ColposcopyA colposcopy is done when we need to further evaluate an abnormal pap smear. Your doctor places a speculum into the vagina and uses a large cotton swab to apply vinegar to your cervix. As we look through a specially-designed microscope equipped with a green light, the vinegar will cause abnormal areas on the cervix to “light up”. We then usually take a few biopsy specimens which can feel like a menstrual cramp. A liquid iron solution is placed over the biopsy area to stop the bleeding, and it will cause a discharge that looks like coffee grounds for up to several days. You should not use tampons or have intercourse for at least one week after your procedure.
LEEPYou may need a LEEP procedure if you have abnormal or precancerous cells on your cervix (dysplasia). For moderate or severe dysplasia, we will remove the cells using a thin, electric wire loop at the end of a wand. After inserting a speculum into your vagina, your doctor will clean and numb your cervix. Then, the wire loop will be inserted through your vagina to remove the area where the abnormal cells are growing. Your doctor will use a liquid iron solution to stop the bleeding, so you will have a brown discharge that looks like coffee grounds for up to two weeks. After the LEEP, you should not use tampons or have intercourse for two weeks.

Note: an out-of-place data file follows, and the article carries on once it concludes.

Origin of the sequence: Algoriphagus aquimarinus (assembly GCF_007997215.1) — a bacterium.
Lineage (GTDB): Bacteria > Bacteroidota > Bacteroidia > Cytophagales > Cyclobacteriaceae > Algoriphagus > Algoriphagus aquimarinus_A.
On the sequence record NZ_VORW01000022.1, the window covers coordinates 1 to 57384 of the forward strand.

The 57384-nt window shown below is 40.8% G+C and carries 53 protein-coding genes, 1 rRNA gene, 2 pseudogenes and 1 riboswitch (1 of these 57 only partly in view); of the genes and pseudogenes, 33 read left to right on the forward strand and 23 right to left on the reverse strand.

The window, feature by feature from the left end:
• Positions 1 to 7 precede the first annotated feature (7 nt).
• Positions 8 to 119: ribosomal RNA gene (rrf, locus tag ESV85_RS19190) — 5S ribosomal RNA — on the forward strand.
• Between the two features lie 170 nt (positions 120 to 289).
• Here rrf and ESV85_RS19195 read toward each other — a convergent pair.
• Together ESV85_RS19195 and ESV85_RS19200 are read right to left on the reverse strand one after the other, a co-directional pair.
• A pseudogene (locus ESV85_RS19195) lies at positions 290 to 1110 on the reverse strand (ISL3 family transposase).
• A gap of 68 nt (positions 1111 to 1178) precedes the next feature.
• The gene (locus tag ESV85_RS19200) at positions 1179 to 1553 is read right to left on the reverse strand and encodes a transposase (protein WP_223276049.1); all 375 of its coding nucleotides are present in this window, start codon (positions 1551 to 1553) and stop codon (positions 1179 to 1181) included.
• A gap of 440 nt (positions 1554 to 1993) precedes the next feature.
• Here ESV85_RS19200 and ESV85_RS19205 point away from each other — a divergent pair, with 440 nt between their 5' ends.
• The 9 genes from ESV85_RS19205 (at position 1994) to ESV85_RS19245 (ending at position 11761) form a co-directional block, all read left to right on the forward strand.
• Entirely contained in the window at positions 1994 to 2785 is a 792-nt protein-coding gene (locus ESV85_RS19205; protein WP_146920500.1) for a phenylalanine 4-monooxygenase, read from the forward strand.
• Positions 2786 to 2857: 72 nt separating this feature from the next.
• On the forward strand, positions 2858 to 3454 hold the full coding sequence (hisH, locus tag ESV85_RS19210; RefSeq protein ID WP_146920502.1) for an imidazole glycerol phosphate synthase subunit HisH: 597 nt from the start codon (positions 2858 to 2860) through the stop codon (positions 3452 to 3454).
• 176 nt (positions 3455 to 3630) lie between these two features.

Endometrial BiopsyAn endometrial biopsy is done to obtain tissue from inside the uterus to determine the cause for irregular bleeding, which is sometimes only due to changes in hormones. It only takes a few minutes, and the procedure can also let us know if you have a polyp (extra tissue growth) or even cancer. Your doctor will glide in a speculum and may numb your uterus. A long, thin suction device will then be threaded through your cervix and into your uterus. You may experience a feeling like strong menstrual cramps, which usually resolve within a few minutes. You may resume normal activities after an endometrial biopsy.
A fibroid is an overgrowth of uterine muscle and can be found inside the uterine lining, in the muscle of the uterus or just under the surface. They can range in size from very tiny to larger than a basketball and can cause problems including heavy bleeding, pelvic pressure, constipation, bloating and pain. Most are benign, but very rarely they can be malignant. Treatments can range from pain management to surgical removal of just the fibroids or the entire uterus.